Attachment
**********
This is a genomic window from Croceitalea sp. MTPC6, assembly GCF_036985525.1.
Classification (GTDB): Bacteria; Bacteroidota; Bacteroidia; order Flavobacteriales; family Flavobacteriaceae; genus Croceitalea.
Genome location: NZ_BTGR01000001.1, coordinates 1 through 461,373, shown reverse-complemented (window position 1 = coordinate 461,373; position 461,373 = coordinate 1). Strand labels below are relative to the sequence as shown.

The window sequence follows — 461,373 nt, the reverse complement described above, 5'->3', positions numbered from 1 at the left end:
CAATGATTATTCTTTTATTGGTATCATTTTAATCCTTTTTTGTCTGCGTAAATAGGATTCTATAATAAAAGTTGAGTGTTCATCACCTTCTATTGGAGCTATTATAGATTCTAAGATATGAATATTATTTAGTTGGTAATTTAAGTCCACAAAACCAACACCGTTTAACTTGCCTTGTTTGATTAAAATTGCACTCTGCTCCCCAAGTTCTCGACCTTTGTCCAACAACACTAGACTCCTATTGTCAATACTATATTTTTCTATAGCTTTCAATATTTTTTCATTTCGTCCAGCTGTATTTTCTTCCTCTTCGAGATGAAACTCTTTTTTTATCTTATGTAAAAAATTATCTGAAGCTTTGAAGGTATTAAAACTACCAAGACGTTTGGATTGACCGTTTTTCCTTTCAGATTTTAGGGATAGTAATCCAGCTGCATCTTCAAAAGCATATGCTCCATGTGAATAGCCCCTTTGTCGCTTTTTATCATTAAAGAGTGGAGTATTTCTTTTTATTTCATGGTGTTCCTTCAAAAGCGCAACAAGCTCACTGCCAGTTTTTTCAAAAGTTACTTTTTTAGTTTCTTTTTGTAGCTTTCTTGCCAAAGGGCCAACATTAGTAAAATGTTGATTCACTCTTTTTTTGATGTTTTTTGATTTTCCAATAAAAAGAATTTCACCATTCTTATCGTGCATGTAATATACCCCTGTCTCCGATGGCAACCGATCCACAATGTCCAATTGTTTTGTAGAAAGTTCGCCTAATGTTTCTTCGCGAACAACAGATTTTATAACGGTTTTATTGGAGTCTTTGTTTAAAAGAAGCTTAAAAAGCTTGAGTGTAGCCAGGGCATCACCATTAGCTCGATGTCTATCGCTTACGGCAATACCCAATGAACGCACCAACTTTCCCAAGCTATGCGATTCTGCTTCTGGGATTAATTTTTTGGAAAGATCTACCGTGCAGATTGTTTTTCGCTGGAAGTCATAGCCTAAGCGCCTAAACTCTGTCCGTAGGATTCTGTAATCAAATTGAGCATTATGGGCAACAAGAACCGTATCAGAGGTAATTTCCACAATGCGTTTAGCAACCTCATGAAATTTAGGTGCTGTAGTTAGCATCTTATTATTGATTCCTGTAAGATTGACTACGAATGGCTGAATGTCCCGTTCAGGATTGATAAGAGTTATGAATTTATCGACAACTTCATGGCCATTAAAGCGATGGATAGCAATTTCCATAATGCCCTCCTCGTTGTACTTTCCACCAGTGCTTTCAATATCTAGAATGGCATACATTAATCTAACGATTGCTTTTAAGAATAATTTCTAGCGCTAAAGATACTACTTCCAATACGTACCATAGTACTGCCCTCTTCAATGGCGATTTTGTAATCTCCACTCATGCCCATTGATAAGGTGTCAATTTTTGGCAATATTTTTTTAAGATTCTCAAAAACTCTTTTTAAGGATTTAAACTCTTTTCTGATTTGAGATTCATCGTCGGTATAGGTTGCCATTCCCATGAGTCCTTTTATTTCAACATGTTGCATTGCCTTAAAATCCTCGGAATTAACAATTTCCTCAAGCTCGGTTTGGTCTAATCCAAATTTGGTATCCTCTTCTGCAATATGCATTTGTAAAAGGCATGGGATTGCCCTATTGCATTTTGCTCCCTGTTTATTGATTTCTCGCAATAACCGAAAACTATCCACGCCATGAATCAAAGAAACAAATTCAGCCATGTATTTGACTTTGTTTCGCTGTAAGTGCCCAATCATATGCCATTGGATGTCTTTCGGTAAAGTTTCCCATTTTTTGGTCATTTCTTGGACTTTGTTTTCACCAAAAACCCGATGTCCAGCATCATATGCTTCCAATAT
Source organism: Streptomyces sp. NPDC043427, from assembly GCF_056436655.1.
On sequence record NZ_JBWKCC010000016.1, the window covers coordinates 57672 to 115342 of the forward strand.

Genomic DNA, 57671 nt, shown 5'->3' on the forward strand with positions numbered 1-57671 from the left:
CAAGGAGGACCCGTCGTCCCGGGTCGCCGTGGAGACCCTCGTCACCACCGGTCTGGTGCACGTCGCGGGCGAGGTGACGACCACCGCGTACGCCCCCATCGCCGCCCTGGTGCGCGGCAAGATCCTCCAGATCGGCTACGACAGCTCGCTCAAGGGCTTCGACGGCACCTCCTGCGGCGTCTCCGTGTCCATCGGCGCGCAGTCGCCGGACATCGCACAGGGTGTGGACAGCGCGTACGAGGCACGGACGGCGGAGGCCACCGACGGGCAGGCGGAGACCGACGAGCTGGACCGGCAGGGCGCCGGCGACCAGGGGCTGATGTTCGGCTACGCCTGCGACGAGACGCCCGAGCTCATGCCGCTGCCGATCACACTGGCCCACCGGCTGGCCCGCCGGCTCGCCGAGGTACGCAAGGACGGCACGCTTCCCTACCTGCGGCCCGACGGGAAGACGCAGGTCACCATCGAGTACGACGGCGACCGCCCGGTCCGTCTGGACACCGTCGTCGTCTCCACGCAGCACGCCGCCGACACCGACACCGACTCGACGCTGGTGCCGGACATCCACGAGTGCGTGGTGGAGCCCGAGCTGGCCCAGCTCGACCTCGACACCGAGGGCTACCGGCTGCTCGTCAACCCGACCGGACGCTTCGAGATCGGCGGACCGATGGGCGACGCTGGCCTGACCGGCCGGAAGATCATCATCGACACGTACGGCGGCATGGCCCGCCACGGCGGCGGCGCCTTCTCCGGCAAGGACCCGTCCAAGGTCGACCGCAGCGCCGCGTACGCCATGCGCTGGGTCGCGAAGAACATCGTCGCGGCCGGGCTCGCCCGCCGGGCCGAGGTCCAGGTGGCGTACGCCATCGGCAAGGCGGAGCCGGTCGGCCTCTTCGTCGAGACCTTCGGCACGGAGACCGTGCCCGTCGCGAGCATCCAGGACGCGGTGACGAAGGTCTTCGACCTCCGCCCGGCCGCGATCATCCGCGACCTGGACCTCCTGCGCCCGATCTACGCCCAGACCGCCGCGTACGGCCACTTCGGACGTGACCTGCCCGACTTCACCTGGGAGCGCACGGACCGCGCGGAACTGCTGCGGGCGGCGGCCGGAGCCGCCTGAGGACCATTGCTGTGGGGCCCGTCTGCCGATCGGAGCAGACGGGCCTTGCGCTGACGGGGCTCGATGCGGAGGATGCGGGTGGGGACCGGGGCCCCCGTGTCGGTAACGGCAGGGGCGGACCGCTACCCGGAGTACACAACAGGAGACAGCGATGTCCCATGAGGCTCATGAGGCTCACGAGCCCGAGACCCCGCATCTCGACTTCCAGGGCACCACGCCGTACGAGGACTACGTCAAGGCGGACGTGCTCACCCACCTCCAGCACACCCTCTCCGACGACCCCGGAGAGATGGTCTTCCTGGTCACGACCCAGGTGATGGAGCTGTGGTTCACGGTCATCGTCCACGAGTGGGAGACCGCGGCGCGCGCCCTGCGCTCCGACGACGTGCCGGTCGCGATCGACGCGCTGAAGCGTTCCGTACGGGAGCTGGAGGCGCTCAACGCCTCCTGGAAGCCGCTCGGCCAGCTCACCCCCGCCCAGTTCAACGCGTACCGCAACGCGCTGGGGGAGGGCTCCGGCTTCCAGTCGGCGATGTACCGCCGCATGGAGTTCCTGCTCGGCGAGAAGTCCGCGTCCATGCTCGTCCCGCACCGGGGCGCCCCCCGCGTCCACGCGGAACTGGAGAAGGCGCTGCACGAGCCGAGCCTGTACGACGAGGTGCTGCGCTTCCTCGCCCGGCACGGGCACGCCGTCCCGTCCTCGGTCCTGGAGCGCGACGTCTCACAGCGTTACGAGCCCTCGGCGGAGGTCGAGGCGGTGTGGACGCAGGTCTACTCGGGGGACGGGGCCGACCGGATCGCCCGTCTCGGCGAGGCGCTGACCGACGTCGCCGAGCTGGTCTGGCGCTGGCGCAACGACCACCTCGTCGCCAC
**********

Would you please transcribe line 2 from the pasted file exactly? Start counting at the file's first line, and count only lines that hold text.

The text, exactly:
Classification (GTDB): Bacteria; Bacteroidota; Bacteroidia; order Flavobacteriales; family Flavobacteriaceae; genus Croceitalea.